If You Can’t Get Over How They’ve Hurt You… (Part 2)

What do you do if you’re having trouble getting over the way your spouse has hurt you?

I posed this question in the last post, but I didn’t answer it. Instead, I looked at the various ways spouses hurt one another.

I encourage you to go back and read that post, but here’s a very short summary…

  • Sometimes spouses will hurt one another.
  • Sometimes that hurt is unintentional.
  • Sometimes that hurt is intentional.
  • Sometimes the hurt sticks with you and is hard to get past.

So now I need to address the original question. What can you do when your spouse has hurt you and you can’t seem to get over it?

I suppose you could do a mic drop and leave your spouse, but because there is hurt in every relationship, you will constantly be moving from relationship to relationship. Not a good idea.

There’s another alternative…

If you can’t get over how they’ve hurt you…it’s time to forgive. 

If you’ve been hurt badly or repeatedly, you may recoil and push back at the mention of forgiveness.  Or, if you’re a person of faith, you may feel you’ve already forgiven them, but their offense continues to bother you…like a rock in your shoe.

Both of these responses are usually due to a misunderstanding of forgiveness. In order to explain what I mean by forgiveness, let’s start with some of the myths about forgiveness.


There are a lot of misconceptions about forgiveness that can actually make the idea of forgiveness unpalatable and unattainable. Here are a few:

Forgiveness should be quick.

Sometimes we want to forgive quickly because we don’t like feeling resentful. Other times we want to forgive quickly because we believe that’s what our religious tradition teaches. But think of it this way…You can quickly forgive someone who accidentally bumps into you and spills your drink. But you’re not as quick to forgive your spouse who has been unfaithful and slept with someone else. The greater the offense, the longer and harder the process of forgiveness will be.

Forgiveness will come naturally with time.

Despite the old adage, time doesn’t heal all wounds. Healing takes both time and work. It may take some time for you to forgive your spouse, but it will also take work to get through the hurt.

Forgiveness is a one-time decision.

Yes, forgiveness starts with a decision to forgive, but then it is a process of continuing to forgive. Forgiveness involves re-forgiving your spouse every time you feel the hurt resurface.

Forgiveness means you forget the offense.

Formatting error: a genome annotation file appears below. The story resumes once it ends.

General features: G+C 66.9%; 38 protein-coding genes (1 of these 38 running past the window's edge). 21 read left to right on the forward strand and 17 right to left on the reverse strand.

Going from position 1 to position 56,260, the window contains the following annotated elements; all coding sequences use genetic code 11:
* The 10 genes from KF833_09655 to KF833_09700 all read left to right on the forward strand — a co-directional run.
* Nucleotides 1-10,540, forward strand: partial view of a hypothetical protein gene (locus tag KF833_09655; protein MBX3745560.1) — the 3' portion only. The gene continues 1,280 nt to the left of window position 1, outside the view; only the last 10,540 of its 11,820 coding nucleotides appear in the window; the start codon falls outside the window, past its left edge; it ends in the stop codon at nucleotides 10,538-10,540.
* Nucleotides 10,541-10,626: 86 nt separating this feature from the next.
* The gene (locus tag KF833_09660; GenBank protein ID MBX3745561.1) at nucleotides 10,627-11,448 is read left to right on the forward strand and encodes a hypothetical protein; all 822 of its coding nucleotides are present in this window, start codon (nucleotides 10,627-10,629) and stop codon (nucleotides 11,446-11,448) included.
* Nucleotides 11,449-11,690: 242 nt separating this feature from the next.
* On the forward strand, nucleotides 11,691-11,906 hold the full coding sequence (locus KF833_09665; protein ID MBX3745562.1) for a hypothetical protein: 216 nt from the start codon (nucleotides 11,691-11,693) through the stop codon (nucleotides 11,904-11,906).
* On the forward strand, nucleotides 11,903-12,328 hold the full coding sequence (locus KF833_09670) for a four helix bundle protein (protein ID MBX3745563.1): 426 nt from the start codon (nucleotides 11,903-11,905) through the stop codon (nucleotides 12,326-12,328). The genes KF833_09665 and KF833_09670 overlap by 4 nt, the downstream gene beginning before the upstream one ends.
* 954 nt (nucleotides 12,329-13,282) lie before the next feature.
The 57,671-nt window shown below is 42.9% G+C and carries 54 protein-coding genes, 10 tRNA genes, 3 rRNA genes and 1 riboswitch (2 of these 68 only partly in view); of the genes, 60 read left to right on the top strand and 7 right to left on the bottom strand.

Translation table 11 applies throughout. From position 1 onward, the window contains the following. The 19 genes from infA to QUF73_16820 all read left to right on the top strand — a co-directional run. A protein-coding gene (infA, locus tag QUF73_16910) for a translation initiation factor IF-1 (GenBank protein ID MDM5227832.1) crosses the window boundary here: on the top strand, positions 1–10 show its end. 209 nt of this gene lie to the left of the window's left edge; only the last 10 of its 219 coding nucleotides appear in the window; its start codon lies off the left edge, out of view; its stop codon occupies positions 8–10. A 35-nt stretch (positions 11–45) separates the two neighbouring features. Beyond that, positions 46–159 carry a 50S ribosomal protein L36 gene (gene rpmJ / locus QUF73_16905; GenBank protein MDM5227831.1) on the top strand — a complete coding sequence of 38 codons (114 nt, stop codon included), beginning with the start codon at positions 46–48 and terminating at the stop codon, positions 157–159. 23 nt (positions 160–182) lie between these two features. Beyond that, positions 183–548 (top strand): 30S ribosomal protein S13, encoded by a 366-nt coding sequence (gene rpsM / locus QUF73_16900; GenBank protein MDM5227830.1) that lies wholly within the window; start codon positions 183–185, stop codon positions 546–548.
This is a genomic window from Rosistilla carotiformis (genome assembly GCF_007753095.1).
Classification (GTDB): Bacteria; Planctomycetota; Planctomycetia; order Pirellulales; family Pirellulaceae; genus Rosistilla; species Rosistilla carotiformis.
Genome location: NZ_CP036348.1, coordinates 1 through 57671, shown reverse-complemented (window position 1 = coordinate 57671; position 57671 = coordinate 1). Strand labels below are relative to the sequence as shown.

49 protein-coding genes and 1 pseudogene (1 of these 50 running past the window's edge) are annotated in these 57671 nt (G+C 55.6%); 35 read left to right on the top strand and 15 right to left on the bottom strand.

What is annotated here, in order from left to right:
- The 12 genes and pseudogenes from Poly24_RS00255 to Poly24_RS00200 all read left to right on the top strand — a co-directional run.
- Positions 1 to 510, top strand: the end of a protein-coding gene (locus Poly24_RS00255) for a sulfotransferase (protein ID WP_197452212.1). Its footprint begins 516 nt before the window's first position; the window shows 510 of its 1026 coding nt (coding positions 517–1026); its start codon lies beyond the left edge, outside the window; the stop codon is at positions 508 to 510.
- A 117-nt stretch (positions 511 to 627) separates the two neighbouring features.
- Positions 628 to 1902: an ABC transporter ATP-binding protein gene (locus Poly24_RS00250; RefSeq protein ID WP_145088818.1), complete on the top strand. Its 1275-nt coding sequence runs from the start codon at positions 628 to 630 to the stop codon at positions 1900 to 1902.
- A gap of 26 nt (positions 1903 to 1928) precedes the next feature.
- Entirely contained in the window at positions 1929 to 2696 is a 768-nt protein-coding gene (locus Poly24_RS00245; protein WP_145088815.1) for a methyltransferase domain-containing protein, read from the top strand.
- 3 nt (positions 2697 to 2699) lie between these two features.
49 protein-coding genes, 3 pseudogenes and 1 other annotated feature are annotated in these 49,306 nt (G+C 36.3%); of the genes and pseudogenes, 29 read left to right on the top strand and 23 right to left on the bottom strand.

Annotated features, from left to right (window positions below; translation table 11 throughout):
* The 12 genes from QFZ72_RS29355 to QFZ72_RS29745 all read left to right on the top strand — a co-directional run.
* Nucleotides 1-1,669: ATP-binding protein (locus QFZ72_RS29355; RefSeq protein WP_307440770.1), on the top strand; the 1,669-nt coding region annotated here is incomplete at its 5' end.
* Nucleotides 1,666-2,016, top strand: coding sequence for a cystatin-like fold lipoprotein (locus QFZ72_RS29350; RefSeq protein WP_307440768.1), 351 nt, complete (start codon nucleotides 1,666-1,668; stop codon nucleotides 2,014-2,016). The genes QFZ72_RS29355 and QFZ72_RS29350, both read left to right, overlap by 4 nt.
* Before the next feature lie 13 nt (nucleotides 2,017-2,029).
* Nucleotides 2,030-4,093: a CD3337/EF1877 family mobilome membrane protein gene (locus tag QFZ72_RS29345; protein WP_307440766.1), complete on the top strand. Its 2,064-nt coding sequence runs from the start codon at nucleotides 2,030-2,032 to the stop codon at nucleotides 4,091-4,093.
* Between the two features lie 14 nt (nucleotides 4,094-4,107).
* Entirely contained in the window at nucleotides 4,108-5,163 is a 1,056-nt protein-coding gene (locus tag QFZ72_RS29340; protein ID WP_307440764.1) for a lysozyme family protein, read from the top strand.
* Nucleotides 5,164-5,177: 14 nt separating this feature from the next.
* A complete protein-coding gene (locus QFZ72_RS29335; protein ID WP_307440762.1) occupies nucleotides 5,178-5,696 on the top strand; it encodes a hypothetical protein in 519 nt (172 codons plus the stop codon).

Our brains are not created to forget when we’ve been hurt. We need to remember the hurt…not to keep blaming our spouse, but to take the steps we need to take to protect ourselves from further hurt.

Forgiveness takes away your pain.

Forgiveness doesn’t take away your feelings. At least not quickly. Forgiveness merely asserts control over those feelings, denying them the right to drive you.

Forgiveness implies the offense doesn’t matter.

If the offense didn’t matter, there would be no need for forgiveness. The offense does matter! You’ve been wronged and hurt, and that needs to be recognized and dealt with.

Forgiveness means there’s no need for justice.

If your child is killed by a drunk driver, you can eventually forgive that drunk driver. But that doesn’t mean the driver should not suffer the consequences of their actions. Your forgiveness simply means that you relinquish the right to “make them pay.”

Forgiveness is the same as excusing the offender.

Forgiveness does not excuse your spouse for the offense. Nor does forgiveness release them of the personal responsibility for what they’ve done.

Forgiveness requires the offender to repent.

Forgiveness is something you do, independently of your spouse’s attitude and actions. Even if they see no reason for forgiveness, you can still forgive them. Forgiveness sets you free, despite their response.

Forgiveness means you have to trust your offender.

Forgiveness does not promote an environment for repeating the offense. If you borrow my car and it gets a door ding, I will probably trust you with my car again. But if you borrow my car and carelessly total it because you were driving too fast and drinking, I probably won’t trust you with my car again…even though I forgive you.

So, after looking at the myths associated with forgiveness,  now let’s look at what forgiveness really is…


Forgiveness is simply the decision and corresponding act of giving up your claim to retaliation or payment for an offense. You’re not denying the offense or the hurt it’s caused you. You’re simply releasing your right for repayment or justice.

This is what you need to do if you can’t get over how your spouse has hurt you. As we mentioned above, you may have to do this slowly and repeatedly depending on the gravity of the offense. And your forgiveness may not change the consequences of their offense. But it’s still a critical factor in your healing.

Forgiveness offers powerful benefits to a person’s physical, mental, emotional, relational, and spiritual health. But one of the biggest benefits of forgiveness is that it keeps you from being stuck in the past. The offense is a part of history, and since you can’t change history, the only way you can keep from getting stuck in the past is to forgive.

I know…it’s easier said than done! But if you can’t get over how they’ve hurt you…it’s probably time for you to forgive.

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